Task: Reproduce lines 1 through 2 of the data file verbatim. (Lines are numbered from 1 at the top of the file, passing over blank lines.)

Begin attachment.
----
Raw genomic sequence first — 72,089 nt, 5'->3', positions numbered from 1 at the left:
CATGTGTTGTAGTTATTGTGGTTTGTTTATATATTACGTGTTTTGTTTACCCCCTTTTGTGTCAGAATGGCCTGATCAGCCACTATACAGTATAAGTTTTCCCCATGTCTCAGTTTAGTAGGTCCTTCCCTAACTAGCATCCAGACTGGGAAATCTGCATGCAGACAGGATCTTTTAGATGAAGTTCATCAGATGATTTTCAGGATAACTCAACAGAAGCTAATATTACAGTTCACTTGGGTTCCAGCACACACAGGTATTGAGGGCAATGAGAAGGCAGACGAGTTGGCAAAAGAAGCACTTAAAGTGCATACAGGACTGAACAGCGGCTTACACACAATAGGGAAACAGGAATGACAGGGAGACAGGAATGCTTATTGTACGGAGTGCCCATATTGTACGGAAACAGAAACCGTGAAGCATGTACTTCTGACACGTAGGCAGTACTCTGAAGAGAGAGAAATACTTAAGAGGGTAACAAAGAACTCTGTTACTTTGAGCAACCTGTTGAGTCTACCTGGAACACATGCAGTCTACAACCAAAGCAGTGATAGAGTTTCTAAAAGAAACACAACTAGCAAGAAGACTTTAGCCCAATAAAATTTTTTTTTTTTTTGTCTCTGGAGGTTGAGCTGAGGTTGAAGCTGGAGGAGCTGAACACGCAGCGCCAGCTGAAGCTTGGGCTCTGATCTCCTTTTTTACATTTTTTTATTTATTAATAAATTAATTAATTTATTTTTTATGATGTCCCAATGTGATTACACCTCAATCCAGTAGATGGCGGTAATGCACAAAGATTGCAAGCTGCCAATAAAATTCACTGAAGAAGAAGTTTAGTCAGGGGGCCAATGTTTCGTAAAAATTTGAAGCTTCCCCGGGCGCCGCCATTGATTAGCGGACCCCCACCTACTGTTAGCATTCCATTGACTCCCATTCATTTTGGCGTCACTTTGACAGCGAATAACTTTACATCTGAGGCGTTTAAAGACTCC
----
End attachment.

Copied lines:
Raw genomic sequence first — 72,089 nt, 5'->3', positions numbered from 1 at the left:
CATGTGTTGTAGTTATTGTGGTTTGTTTATATATTACGTGTTTTGTTTACCCCCTTTTGTGTCAGAATGGCCTGATCAGCCACTATACAGTATAAGTTTTCCCCATGTCTCAGTTTAGTAGGTCCTTCCCTAACTAGCATCCAGACTGGGAAATCTGCATGCAGACAGGATCTTTTAGATGAAGTTCATCAGATGATTTTCAGGATAACTCAACAGAAGCTAATATTACAGTTCACTTGGGTTCCAGCACACACAGGTATTGAGGGCAATGAGAAGGCAGACGAGTTGGCAAAAGAAGCACTTAAAGTGCATACAGGACTGAACAGCGGCTTACACACAATAGGGAAACAGGAATGACAGGGAGACAGGAATGCTTATTGTACGGAGTGCCCATATTGTACGGAAACAGAAACCGTGAAGCATGTACTTCTGACACGTAGGCAGTACTCTGAAGAGAGAGAAATACTTAAGAGGGTAACAAAGAACTCTGTTACTTTGAGCAACCTGTTGAGTCTACCTGGAACACATGCAGTCTACAACCAAAGCAGTGATAGAGTTTCTAAAAGAAACACAACTAGCAAGAAGACTTTAGCCCAATAAAATTTTTTTTTTTTTTGTCTCTGGAGGTTGAGCTGAGGTTGAAGCTGGAGGAGCTGAACACGCAGCGCCAGCTGAAGCTTGGGCTCTGATCTCCTTTTTTACATTTTTTTATTTATTAATAAATTAATTAATTTATTTTTTATGATGTCCCAATGTGATTACACCTCAATCCAGTAGATGGCGGTAATGCACAAAGATTGCAAGCTGCCAATAAAATTCACTGAAGAAGAAGTTTAGTCAGGGGGCCAATGTTTCGTAAAAATTTGAAGCTTCCCCGGGCGCCGCCATTGATTAGCGGACCCCCACCTACTGTTAGCATTCCATTGACTCCCATTCATTTTGGCGTCACTTTGACAGCGAATAACTTTACATCTGAGGCGTTTAAAGACTCC